Omaha Mayor Jim Suttle met Saturday with a leader of South Sudan, Vice President Riek Machar.
Suttle and Machar discussed the challenges facing South Sudanese immigrants to the United States, and how South Sudan might help in that process.
Omaha has a large Sudanese population and was one of eight U.S. cities last year in which expatriates could vote on whether southern Sudan should become an independent nation. The tally favored independence, and South Sudan was created.
The meeting Saturday took place in downtown Omaha.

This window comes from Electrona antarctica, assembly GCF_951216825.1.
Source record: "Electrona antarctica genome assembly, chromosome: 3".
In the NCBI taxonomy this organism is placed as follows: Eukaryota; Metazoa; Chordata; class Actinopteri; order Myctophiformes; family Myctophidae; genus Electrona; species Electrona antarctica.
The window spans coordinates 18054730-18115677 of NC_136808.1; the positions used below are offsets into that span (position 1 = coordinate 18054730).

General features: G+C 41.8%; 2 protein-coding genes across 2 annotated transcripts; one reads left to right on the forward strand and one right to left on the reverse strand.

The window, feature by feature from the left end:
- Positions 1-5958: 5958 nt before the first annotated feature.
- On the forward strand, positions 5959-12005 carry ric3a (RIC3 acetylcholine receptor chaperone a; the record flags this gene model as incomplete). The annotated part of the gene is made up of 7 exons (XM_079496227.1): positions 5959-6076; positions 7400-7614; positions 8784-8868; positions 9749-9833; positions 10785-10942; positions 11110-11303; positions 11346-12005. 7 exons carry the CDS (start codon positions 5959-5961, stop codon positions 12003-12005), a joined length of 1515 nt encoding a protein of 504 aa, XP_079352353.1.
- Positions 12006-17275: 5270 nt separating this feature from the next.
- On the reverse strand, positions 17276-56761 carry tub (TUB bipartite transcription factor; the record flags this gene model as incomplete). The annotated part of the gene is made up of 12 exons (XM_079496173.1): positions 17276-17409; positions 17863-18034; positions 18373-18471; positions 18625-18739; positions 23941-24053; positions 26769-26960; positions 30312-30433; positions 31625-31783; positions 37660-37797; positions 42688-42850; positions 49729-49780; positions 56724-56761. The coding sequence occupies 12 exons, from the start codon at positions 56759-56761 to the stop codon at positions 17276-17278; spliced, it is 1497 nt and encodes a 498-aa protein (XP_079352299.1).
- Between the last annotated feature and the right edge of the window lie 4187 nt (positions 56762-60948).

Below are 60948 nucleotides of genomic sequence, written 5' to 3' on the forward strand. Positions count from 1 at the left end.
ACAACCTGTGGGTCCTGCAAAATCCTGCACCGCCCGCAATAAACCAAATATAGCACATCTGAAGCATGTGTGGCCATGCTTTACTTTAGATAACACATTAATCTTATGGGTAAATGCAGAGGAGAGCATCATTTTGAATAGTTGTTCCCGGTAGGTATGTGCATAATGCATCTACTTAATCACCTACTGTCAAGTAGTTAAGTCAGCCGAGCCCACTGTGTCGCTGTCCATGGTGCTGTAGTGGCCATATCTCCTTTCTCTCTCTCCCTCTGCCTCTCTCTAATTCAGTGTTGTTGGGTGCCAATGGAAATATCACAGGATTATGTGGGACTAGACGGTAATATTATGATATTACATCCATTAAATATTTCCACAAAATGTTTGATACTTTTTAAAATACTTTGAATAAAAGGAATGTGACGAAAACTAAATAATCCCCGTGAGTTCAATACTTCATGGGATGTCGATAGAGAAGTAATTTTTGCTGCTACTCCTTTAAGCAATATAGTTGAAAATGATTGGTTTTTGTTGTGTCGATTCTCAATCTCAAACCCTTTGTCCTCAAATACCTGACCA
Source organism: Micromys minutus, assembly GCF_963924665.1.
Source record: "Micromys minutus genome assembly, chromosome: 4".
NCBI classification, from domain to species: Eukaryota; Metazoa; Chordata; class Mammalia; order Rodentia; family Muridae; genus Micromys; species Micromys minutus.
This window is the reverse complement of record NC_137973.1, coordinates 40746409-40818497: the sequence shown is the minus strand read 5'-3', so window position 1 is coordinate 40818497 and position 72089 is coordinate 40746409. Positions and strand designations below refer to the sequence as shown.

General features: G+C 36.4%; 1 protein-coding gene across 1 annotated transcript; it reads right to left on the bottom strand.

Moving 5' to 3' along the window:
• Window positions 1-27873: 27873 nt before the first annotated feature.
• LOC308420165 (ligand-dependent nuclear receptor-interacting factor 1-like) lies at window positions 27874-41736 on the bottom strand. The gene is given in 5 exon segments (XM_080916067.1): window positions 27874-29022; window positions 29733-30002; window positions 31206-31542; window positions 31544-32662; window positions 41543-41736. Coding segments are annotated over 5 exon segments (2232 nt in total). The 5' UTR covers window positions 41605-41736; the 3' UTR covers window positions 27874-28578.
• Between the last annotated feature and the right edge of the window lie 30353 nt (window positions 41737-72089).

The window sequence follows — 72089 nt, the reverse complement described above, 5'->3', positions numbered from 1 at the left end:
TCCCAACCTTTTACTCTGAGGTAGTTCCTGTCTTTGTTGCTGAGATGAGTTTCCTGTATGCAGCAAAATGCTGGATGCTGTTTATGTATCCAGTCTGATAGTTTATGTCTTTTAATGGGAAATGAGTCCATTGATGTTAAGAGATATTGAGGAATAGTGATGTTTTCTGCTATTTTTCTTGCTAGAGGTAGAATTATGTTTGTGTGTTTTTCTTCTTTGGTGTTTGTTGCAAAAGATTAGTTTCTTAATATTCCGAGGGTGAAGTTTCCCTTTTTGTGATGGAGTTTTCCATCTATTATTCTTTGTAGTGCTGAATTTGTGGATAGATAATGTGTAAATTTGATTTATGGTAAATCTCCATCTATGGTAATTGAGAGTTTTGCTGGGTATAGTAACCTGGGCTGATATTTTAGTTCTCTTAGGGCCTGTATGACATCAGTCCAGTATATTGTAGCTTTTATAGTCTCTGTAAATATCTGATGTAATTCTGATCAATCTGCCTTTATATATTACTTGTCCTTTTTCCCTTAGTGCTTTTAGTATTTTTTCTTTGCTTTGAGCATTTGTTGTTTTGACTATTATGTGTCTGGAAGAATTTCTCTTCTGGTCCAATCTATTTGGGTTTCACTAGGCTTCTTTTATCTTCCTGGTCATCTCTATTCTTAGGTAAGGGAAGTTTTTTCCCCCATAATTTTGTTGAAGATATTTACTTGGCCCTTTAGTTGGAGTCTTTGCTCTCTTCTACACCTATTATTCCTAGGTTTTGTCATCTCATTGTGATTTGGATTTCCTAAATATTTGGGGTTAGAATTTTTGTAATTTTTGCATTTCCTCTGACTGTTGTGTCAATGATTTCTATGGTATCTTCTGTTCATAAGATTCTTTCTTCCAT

Suttle said the vice president wondered why so many South Sudanese have come to Omaha.
The mayor said later: “They come because of the jobs and they come because housing is cheap and they come because there are success stories” of South Sudanese already living here.
“I think the biggest thing is, the welcome mat is out here for the South Sudanese,” Suttle added.
Buey Tut, executive director of Aqua-Africa, an Omaha nonprofit organization, also participated.
Aqua-Africa strives to provide clean drinking water to South Sudan. To do so, the organization has drilled several wells in the new nation.
— Rick Ruggles